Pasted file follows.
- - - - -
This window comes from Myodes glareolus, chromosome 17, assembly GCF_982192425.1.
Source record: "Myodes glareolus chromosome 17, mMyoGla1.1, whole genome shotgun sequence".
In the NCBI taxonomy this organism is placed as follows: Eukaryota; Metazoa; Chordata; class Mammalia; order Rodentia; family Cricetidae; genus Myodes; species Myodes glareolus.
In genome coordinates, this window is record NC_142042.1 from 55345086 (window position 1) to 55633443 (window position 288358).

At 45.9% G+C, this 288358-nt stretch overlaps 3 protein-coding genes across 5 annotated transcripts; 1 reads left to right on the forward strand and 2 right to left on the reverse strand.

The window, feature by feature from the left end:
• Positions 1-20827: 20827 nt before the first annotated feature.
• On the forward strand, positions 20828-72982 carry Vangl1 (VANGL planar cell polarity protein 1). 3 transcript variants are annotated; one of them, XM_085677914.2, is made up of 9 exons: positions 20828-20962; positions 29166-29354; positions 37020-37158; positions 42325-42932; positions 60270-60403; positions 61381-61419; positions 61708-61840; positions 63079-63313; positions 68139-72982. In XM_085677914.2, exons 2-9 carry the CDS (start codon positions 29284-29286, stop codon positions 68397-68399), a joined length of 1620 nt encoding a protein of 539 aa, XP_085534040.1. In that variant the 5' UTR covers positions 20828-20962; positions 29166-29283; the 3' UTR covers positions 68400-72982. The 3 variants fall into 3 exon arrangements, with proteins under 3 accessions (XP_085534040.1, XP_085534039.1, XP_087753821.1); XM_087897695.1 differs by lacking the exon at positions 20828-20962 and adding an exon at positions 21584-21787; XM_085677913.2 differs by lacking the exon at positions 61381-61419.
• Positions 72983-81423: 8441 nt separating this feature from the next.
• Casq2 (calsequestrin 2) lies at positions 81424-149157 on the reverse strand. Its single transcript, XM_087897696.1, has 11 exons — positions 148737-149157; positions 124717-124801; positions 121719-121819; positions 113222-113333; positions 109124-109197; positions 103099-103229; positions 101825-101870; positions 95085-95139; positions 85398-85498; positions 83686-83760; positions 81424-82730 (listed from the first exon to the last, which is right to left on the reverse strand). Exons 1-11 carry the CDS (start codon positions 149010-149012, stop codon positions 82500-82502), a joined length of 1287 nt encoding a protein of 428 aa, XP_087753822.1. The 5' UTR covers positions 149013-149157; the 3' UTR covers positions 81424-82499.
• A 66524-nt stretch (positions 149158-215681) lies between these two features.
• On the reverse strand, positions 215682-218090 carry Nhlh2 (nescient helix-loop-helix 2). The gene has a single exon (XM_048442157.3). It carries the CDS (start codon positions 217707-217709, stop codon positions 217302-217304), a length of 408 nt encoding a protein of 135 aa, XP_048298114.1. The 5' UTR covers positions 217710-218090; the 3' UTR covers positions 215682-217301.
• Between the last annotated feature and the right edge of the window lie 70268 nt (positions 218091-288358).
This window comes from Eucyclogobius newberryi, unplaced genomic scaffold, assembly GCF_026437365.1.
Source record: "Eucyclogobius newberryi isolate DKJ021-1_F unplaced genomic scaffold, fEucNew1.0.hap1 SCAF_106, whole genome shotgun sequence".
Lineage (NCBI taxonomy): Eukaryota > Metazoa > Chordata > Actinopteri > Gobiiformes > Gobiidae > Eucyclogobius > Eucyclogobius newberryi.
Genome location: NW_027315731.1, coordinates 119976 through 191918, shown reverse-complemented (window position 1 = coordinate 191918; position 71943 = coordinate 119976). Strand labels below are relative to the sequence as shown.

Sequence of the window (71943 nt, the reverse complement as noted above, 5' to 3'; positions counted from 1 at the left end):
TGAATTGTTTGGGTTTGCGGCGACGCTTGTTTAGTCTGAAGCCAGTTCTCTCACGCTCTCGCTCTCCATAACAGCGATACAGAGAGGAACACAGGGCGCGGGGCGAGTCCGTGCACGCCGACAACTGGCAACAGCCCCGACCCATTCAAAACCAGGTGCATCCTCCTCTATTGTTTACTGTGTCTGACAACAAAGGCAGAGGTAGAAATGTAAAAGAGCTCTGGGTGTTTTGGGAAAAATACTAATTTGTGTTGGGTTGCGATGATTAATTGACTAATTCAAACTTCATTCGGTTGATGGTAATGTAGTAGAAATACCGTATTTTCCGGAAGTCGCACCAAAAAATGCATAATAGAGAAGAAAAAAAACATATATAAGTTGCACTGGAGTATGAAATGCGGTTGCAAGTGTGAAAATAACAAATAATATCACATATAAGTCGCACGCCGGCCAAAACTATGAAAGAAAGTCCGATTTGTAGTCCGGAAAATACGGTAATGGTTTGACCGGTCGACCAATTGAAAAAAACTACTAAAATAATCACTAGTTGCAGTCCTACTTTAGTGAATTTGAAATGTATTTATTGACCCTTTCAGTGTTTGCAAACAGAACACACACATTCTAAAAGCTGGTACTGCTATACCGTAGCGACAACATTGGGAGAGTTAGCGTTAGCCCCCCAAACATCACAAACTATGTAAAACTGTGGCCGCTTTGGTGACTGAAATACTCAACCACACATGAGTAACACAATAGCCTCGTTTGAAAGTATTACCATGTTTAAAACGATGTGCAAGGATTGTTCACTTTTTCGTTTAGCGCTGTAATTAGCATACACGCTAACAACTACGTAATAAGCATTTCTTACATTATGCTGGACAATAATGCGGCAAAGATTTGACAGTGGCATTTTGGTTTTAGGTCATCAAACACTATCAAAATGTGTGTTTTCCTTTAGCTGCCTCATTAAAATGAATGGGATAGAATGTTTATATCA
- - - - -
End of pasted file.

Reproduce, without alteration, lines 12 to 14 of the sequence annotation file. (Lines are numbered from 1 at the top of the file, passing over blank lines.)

• On the reverse strand, positions 215682-218090 carry Nhlh2 (nescient helix-loop-helix 2). The gene has a single exon (XM_048442157.3). It carries the CDS (start codon positions 217707-217709, stop codon positions 217302-217304), a length of 408 nt encoding a protein of 135 aa, XP_048298114.1. The 5' UTR covers positions 217710-218090; the 3' UTR covers positions 215682-217301.
• Between the last annotated feature and the right edge of the window lie 70268 nt (positions 218091-288358).
This window comes from Eucyclogobius newberryi, unplaced genomic scaffold, assembly GCF_026437365.1.